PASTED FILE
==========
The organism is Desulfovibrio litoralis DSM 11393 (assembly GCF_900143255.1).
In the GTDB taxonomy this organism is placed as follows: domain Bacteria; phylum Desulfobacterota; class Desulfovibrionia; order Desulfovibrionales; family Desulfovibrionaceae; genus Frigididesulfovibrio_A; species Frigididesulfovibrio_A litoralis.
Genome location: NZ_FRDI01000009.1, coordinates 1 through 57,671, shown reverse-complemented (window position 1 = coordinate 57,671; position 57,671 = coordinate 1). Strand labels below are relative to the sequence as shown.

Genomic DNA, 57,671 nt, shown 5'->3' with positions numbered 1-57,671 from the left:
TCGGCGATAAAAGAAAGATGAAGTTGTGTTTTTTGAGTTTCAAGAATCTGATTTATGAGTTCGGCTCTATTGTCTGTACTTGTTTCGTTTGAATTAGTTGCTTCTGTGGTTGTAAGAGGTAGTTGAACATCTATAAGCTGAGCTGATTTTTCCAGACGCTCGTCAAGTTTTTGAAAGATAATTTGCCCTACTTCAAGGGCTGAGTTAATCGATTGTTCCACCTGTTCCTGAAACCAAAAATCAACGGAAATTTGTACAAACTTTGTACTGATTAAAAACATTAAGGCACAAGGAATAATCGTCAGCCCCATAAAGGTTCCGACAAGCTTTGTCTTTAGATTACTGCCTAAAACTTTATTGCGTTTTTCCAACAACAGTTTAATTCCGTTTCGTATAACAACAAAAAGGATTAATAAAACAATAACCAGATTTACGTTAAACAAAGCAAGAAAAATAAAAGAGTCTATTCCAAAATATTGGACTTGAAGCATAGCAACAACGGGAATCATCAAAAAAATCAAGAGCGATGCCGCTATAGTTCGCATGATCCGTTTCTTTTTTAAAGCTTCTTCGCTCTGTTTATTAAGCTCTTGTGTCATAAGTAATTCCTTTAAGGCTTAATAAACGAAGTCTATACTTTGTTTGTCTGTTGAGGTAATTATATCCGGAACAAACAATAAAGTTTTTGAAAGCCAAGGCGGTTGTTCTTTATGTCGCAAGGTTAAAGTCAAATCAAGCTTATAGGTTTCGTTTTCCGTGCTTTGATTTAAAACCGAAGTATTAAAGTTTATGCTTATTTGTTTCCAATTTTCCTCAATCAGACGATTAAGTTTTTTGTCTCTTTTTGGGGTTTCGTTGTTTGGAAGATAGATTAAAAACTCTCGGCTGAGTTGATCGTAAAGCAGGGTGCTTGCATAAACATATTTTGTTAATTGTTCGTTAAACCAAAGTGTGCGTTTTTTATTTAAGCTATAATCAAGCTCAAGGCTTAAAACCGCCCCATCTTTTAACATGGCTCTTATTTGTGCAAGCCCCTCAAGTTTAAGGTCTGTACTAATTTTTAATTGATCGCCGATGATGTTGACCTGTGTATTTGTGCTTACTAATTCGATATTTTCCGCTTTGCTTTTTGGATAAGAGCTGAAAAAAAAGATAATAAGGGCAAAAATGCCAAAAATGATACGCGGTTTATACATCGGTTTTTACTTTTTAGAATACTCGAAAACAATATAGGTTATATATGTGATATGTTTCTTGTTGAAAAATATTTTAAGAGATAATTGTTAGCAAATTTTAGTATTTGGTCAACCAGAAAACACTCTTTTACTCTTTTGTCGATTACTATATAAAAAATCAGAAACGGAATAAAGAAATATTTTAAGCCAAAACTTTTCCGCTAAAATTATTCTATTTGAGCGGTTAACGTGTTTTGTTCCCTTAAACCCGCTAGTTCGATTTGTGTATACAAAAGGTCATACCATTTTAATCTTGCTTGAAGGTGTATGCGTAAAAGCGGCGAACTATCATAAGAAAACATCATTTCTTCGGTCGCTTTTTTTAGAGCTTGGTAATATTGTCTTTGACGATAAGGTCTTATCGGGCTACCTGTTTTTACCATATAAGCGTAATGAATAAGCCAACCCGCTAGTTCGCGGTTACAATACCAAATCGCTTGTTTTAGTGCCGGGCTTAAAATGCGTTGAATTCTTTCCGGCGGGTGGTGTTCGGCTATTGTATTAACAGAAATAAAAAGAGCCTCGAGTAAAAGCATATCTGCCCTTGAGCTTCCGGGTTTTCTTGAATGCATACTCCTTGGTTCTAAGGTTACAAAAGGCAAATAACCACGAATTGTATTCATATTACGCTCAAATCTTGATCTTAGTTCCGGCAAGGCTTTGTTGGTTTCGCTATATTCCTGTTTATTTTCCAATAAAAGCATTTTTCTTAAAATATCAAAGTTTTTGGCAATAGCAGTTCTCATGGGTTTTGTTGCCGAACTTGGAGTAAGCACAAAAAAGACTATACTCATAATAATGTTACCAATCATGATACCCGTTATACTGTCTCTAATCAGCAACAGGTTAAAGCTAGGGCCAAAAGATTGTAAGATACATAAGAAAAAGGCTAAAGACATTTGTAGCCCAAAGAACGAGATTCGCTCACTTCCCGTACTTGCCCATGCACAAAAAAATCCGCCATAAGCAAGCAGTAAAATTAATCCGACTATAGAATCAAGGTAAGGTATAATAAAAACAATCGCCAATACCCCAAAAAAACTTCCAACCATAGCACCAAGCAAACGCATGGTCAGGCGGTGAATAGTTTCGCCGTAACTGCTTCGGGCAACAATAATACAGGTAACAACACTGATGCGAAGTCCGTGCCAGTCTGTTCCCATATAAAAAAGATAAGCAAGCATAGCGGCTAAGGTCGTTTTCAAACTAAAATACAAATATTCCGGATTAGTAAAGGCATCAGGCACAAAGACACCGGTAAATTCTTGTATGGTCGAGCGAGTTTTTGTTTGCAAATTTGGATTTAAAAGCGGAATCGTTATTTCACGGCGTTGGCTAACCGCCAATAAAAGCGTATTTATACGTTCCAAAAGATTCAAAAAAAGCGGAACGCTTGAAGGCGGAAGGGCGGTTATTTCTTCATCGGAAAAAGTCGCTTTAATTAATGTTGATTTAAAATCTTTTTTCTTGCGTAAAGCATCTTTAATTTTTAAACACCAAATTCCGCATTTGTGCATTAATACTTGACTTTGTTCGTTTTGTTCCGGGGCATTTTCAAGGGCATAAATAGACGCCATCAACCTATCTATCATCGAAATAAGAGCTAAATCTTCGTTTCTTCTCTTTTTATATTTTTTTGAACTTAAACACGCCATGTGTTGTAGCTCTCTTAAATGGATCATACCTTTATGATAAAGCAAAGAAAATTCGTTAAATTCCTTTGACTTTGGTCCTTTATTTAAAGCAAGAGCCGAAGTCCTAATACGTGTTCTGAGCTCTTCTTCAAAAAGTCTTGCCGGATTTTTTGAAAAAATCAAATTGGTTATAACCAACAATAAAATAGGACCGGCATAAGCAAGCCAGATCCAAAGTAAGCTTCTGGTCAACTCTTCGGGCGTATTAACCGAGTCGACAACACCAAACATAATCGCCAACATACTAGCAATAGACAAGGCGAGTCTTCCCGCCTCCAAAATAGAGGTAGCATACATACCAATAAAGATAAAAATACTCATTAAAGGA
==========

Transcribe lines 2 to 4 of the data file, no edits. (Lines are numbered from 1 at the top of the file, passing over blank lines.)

In the GTDB taxonomy this organism is placed as follows: domain Bacteria; phylum Desulfobacterota; class Desulfovibrionia; order Desulfovibrionales; family Desulfovibrionaceae; genus Frigididesulfovibrio_A; species Frigididesulfovibrio_A litoralis.
Genome location: NZ_FRDI01000009.1, coordinates 1 through 57,671, shown reverse-complemented (window position 1 = coordinate 57,671; position 57,671 = coordinate 1). Strand labels below are relative to the sequence as shown.

Genomic DNA, 57,671 nt, shown 5'->3' with positions numbered 1-57,671 from the left: